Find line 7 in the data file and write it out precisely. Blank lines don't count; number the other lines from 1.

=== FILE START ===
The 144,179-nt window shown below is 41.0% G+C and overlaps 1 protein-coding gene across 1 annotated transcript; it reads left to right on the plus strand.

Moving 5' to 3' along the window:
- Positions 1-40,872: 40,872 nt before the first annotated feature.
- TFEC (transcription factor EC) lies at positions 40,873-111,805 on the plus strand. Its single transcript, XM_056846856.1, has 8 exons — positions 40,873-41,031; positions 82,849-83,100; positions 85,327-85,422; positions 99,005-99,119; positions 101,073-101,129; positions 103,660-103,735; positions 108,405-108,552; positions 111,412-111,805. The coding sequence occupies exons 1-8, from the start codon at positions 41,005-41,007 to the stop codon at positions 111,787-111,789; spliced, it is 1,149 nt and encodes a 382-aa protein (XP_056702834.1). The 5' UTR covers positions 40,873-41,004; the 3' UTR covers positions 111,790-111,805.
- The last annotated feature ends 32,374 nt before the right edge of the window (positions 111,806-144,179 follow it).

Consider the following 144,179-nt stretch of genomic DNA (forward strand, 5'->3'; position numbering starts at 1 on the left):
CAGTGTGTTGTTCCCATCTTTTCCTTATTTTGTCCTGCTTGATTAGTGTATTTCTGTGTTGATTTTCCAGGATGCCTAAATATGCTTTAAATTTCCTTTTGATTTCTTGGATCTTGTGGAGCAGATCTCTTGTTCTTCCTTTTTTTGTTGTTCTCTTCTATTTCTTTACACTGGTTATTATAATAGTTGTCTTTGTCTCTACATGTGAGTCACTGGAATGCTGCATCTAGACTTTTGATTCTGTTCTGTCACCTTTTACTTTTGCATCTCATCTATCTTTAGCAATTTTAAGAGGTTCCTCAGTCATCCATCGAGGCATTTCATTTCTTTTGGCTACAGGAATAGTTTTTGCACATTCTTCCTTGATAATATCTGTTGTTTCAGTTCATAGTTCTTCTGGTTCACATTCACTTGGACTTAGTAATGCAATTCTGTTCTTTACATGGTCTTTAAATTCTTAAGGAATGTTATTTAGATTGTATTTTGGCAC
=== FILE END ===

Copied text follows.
CAGTGTGTTGTTCCCATCTTTTCCTTATTTTGTCCTGCTTGATTAGTGTATTTCTGTGTTGATTTTCCAGGATGCCTAAATATGCTTTAAATTTCCTTTTGATTTCTTGGATCTTGTGGAGCAGATCTCTTGTTCTTCCTTTTTTTGTTGTTCTCTTCTATTTCTTTACACTGGTTATTATAATAGTTGTCTTTGTCTCTACATGTGAGTCACTGGAATGCTGCATCTAGACTTTTGATTCTGTTCTGTCACCTTTTACTTTTGCATCTCATCTATCTTTAGCAATTTTAAGAGGTTCCTCAGTCATCCATCGAGGCATTTCATTTCTTTTGGCTACAGGAATAGTTTTTGCACATTCTTCCTTGATAATATCTGTTGTTTCAGTTCATAGTTCTTCTGGTTCACATTCACTTGGACTTAGTAATGCAATTCTGTTCTTTACATGGTCTTTAAATTCTTAAGGAATGTTATTTAGATTGTATTTTGGCAC